After testifying Friday that he threw a fist-sized concrete chunk at Detective Brian Stevenson because the off-duty Baltimore policeman was threatening his and his friend’s lives, Sian James must wait until at least Monday to learn if a Baltimore jury believes his self-defense theory or thinks he’s a murderer.
During his half-hour on the stand, James, a 26-year-old Jamaican immigrant, told how Stevenson walked up to his roommate and threatened to shoot him in the face, then turned to James and said the same thing to him. James said Stevenson was “fiddling with his waist” before James threw the rock, which broke Stevenson’s skull.
“I thought I was going to die,” James said, who spoke with an island accent and choked up as he described the climax of a dispute that began over a parking spot in Canton last fall.
In his closing argument, Assistant State’s Attorney Charles Blomquist referred to James’ “alligator tears” and called him a “coward” who “sucker-punched” Stevenson, an 18-year veteran, and should be held accountable. The prosecutor said James and his roommate, Robert Gibson, fashioned their version of events to support James’ self-defense argument only after they learned Stevenson was a police officer and was likely to have been carrying a gun on that October evening.
“You don’t have to be a genius to come up with that one,” he told the jury.
John S. Denholm Jr., James’ attorney, said the incident was a justifiable homicide. He emphasized that Stevenson, whose 38th birthday was the next day, had been drinking before driving his Cadillac Escalade to Southeast Baltimore that night and never identified himself as a police officer throughout the confrontation.
“That was the man who was supposed to take the oath to serve and protect,” Denholm said.
James is charged with first- and second-degree murder, voluntary and involuntary manslaughter and carrying a deadly weapon. If the jury completely accepts his self-defense argument, with respect to himself or his roommate, Robert Gibson, he must be found not guilty, according to Baltimore City Circuit Judge Barry G. Williams’ instructions. If the jury finds it’s a partial defense — that is, James’ estimation of the danger was unreasonable or he used more than necessary force — manslaughter is the appropriate verdict, Williams said.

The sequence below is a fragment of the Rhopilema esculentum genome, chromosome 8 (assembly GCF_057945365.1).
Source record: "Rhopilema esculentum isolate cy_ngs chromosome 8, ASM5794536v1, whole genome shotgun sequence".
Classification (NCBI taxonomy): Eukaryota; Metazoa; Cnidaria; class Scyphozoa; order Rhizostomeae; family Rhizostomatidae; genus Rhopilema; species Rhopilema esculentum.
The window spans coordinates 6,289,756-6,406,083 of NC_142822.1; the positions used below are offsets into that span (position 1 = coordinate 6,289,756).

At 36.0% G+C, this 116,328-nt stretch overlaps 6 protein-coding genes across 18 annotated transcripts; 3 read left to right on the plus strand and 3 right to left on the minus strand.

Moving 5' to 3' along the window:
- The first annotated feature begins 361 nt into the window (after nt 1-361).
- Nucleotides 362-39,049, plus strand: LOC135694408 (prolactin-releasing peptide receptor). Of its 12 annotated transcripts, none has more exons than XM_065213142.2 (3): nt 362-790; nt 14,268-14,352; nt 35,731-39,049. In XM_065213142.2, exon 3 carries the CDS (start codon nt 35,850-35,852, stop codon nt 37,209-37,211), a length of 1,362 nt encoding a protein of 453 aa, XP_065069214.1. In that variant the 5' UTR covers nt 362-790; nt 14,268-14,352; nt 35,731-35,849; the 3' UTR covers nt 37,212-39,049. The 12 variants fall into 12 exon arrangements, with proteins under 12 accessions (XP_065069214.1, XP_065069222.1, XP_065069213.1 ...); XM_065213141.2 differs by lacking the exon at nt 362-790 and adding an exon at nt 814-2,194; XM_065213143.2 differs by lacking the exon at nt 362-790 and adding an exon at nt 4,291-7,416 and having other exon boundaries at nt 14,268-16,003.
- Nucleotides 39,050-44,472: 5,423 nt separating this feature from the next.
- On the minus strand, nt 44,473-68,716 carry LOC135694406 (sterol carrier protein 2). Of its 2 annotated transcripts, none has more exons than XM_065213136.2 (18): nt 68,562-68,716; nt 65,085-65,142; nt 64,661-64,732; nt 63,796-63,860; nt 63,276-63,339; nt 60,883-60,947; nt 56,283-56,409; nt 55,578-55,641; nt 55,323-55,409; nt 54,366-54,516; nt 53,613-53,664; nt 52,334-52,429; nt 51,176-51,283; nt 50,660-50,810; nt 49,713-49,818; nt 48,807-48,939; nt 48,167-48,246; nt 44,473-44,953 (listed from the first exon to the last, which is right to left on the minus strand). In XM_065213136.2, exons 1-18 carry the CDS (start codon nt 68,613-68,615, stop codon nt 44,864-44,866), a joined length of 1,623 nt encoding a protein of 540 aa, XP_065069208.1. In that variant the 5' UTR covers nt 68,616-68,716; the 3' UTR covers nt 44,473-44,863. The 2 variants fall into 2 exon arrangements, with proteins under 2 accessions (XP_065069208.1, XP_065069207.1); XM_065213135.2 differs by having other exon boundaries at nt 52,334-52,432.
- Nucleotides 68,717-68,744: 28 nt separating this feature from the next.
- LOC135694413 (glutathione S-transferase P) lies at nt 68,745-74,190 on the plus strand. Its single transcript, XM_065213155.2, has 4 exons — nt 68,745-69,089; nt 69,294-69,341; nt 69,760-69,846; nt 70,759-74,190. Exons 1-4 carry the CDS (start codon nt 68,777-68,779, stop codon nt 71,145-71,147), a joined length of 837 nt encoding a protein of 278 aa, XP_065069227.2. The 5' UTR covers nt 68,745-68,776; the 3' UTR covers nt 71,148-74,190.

The mostly black, mostly female jury got the case about 5 p.m. Friday, the day after the trial started. They deliberated for less than an hour before going home for the weekend. The 12-member panel will resume deliberations Monday morning.
On Thursday, they heard from Gibson, his girlfriend and her friend, who were all in the narrow office parking lot as the episode unfolded, as well as from Kitrick Stewart, Stevenson’s childhood friend who was out celebrating with him. Stevenson’s widow, the doctor who performed the autopsy, officers involved in the investigation and bystanders who heard the scuffle also testified over the two days.
But heading into Friday, the biggest remaining question was whether James, who has been portrayed as a man of few words, would tell his side of the story.
Wearing dress clothes as opposed to the athletic gear he wore Thursday, James calmly answered questions and offered explanations in a bid to walk free rather than spend years of his adult life in prison.
Responding to Denholm’s questions, James, who came to the United States in 2005 and works as a manager at Jiffy Lube, said he and Gibson had just had a “small shot” of a mixed drink when Gibson’s girlfriend, Nicole Sauer called. Sauer, who had gone out to help her friend, Molly Gilbert, find a parking spot, phoned the house and said somebody else was backing into the space she had reserved.
When he and Gibson arrived, James said, Stevenson’s truck was more out of the spot than in, but Stevenson and Stewart were unconcerned about the possible consequences and were cursing at the women as they left the lot. Gibson told the men their truck would be towed, and Stevenson and Stewart walked up to Gibson. Stevenson threatened Gibson, James testified, matching Gibson’s testimony from Thursday. James said Stevenson also threatened him, which was beyond what Gibson had said.
“[Stevenson] said, ‘What are you looking at?’” James recalled. And, according to James, after Stevenson threatened to shoot him in the face, James took action that would change all of their lives forever.
“I picked up a rock about a foot next to me and threw it at his body,” James said. He added he aimed for Stevenson’s arm, prompting some in the courtroom’s packed gallery to react audibly.
Blomquist’s cross-examination focused on discrepancies between James’ account and the testimony of Gibson, Sauer and Gilbert, such as when and from where James got the concrete fragment that killed Stevenson. Whereas Sauer and Gilbert recalled James leaving the lot and returning to hit Stevenson, Stevenson maintained he never went out to South Streeper Street. They also testified that James was within a few feet of Stevenson when he laid him low, but James said he was about 10 feet away.
“So you’re a good baseball player?” Blomquist asked.
“I’ve never played baseball a day in my life,” James responded. “I threw it to defend my life and my friend’s life.”
Blomquist confirmed with James that no one saw a gun throughout the incident.
“Because the only weapon that was there that night was this,” he said, holding up the chunk of concrete.